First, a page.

In our earlier article – “Negative Limitations and the Written Description Requirement” – we examined the state of law on the written description requirement for negative limitations in view of Novartis Pharmaceuticals v. Accord Healthcare Inc., No. 2021-1070 (Fed. Cir. Jan. 3, 2022). On June 21, 2022, the U.S. Court of Appeals for the Federal Circuit vacated its decision in Novartis and further refined the standard for when a silent specification can meet the written description requirement.
The Panel Rehearing in Novartis
The dispute in Novartis involves U.S. Patent No. 9,187,405 (“the ’405 patent”). Each independent claim recites a negative limitation, “absent an immediately preceding loading dose regimen.” This no-loading-dose limitation was added during prosecution of the ’405 patent’s parent application. Importantly, the ’405 patent (like its parent) does not mention any loading dose in its specification—whether to be used or not. The district court found that the claims were not invalid for inadequate written description. In January 2022, the Federal Circuit affirmed the district court’s judgement, and HEC petitioned for a panel rehearing. The new panel vacated the January 2022 decision and reversed the district court.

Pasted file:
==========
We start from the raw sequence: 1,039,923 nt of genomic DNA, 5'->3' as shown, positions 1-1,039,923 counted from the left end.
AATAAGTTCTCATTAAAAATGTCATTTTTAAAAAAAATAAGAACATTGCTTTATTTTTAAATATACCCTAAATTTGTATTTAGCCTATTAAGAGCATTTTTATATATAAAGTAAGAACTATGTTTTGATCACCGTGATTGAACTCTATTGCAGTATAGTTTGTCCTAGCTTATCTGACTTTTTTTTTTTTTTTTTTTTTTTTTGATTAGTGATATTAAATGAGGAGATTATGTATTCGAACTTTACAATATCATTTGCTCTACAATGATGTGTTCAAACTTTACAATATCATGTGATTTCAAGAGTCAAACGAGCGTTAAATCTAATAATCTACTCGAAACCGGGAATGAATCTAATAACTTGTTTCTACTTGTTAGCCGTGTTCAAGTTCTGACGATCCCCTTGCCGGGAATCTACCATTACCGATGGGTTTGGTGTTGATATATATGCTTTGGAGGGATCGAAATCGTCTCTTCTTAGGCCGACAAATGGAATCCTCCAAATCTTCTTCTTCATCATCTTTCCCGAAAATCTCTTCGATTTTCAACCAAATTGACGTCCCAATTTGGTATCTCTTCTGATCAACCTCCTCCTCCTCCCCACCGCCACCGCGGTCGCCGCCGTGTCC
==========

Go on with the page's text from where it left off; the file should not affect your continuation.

The majority held that the written description requirement “cannot be met through simple disregard of the presence or absence of a limitation.” It may, however, “be satisfied when a skilled artisan would understand the specification as inherently disclosing the negative limitation.”
Excerpted from The Patent Lawyer. To read the full article, click here. (page 76)